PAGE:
Home > One for the Road (Barflies #3)

One for the Road (Barflies #3)
Author: Katia Rose







GARNISH: an addition made to an alcoholic drink to enhance its presentation



“Esti. It’s locked.”

I pause where I’m pulling a crate of lemons off the shelves and turn to face DeeDee. We’re gathering garnishes from the bar’s walk-in fridge so she can get her station prepped for tonight’s shift. The chilled air has already raised goose bumps on my skin, but that’s not enough to stop the rush of heat that comes from being this close to her in a cramped, dim space—even one that’s filled with crates of fruits and vegetables.

“Locked?” I ask, turning to face her and hoping against hope that the heat hasn’t risen to my face.

She yanks on the handle again, but nothing happens. I watch her throw her weight against the door next, grunting with the effort. The thing doesn’t budge. She gives up and leans her back against it instead, crossing her bare arms over her chest and blowing a lock of candy pink hair out of her eyes.

“Locked,” she repeats.

Don’t look down. You are a gentleman. Don’t look down.

My grip tightens on the lemon crate. There’s no way she won’t notice if I let my eyes drop to her cleavage, but damn it, with her arms crossed like that, it’s like being told there’s a world famous celebrity across the street and forcing yourself not to turn your head.

Yes, DeeDee Beausoleil’s chest has celebrity status in my world, and probably the world of anyone who’s ever met her. DeeDee herself holds something of a celebrity status around Montreal. Not a day goes by at this bar where I don’t watch someone new walk through the door only to fall under her spell in five seconds flat.

She’s arresting. Intoxicating. Electrifying. Whatever you want to call it, she’s got it. Trademark bright pink hair and a diamond stud in her nose, husky laugh that always sounds like the start of a crazy adventure, the damn cutest Québécois accent I’ve ever heard, and curves that do not quit: she’s—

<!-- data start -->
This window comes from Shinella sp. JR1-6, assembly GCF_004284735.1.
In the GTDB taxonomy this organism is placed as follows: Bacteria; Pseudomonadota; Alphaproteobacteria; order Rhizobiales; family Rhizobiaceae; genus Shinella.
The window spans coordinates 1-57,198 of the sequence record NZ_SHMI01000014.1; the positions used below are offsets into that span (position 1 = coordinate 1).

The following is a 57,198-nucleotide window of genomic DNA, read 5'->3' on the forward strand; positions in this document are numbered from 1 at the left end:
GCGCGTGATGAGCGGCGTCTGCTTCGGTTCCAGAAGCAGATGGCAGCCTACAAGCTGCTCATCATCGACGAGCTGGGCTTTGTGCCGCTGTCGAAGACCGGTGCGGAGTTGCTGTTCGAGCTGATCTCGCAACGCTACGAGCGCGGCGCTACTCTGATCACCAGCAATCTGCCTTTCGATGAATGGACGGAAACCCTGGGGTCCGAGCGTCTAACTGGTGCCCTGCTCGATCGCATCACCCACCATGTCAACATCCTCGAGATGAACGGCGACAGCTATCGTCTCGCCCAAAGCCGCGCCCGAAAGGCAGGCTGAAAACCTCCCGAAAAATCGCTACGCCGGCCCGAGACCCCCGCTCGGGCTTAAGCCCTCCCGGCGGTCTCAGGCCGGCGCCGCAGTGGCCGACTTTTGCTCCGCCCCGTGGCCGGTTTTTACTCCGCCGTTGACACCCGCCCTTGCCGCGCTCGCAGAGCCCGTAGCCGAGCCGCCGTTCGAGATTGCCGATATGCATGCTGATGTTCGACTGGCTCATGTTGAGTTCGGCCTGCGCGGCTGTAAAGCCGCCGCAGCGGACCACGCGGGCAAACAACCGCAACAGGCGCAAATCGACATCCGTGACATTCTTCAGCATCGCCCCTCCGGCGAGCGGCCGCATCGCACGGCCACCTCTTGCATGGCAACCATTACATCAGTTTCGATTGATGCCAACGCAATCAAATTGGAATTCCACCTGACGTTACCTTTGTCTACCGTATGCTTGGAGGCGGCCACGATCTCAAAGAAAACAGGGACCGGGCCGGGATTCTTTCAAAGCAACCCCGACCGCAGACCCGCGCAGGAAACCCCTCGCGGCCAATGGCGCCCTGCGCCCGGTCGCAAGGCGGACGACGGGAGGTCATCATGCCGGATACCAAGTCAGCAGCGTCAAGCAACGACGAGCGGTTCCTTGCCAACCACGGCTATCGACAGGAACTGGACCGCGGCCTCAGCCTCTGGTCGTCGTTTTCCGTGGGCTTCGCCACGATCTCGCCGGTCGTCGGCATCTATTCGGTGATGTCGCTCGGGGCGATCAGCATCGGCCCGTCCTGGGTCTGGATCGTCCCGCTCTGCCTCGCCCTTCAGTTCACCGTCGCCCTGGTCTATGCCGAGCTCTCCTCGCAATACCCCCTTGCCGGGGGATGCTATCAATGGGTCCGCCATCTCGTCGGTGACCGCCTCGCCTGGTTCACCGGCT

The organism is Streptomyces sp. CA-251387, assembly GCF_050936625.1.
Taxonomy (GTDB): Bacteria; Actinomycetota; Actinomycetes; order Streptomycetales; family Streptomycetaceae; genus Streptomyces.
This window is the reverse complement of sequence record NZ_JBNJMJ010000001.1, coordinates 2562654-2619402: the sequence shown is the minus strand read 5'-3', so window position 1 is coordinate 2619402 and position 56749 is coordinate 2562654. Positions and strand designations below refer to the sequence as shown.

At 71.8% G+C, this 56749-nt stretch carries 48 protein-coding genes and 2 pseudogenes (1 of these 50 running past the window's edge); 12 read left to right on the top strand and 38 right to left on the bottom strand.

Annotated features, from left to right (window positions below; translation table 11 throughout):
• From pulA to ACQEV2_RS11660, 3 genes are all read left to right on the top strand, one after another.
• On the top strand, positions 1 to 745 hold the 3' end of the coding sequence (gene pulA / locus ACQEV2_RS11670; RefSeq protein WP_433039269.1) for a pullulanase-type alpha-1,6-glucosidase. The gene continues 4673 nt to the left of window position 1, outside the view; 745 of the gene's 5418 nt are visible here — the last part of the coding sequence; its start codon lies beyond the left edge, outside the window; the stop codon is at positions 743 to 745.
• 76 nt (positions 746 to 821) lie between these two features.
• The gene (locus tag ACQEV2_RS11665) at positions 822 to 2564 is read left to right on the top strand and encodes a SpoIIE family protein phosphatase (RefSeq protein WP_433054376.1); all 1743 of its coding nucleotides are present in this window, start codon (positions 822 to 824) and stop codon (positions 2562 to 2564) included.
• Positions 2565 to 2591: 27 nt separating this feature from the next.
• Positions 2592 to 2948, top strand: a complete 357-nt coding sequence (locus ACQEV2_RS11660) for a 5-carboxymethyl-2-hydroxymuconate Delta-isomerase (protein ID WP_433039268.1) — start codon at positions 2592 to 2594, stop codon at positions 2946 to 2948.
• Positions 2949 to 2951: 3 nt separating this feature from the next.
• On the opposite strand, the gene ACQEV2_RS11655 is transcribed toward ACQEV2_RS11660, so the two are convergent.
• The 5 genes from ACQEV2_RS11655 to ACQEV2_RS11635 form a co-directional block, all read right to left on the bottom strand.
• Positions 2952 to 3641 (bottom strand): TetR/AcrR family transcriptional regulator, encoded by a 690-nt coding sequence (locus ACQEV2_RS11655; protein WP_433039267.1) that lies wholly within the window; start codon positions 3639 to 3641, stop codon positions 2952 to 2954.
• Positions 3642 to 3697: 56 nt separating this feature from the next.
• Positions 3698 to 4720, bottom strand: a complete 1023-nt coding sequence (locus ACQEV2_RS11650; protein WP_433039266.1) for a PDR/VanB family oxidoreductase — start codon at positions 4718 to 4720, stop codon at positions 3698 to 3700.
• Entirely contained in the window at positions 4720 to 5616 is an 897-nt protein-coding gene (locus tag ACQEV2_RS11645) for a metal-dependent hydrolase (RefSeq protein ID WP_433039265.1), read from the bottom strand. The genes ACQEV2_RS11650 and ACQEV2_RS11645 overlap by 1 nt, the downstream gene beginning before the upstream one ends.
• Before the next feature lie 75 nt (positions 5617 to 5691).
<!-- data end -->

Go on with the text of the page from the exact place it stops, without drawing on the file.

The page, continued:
I catch myself just before my eyes drop from her face, jerking back like I’ve been caught sneaking in somewhere I shouldn’t be.

Of course, I send the lemons tumbling out of the crate and onto the floor.

DeeDee cackles, a throaty, smoky sound that has me ready to tip another crate of citrus fruit over if she gets any closer.

She steps closer.

“You dork. What did you do that for?”

She nudges a lemon with her toe, and I focus on the tip of her black, non-slip sneaker instead of the goose bumps on her midriff. DeeDee’s other trademark is crop tops, and even in the relentless frigidity that is late March in Montreal, she’s still got her stomach—and electric blue belly button ring—on display more often than not.

Do. Not. Look.

Normally I’m not frothing at the mouth like this. Normally we’re friends—good friends, friends who’ve known each other for two and a half years. We have regular human conversations. We send each other text messages. We make jokes and pull faces whenever I walk past her station behind the bar. We cheer each other on when we’re dealing with the occasional shitty customer and high five when we make big tips off the good ones. She’s the only person I know who can make an eight hour shift fly by and leave me wishing it were longer.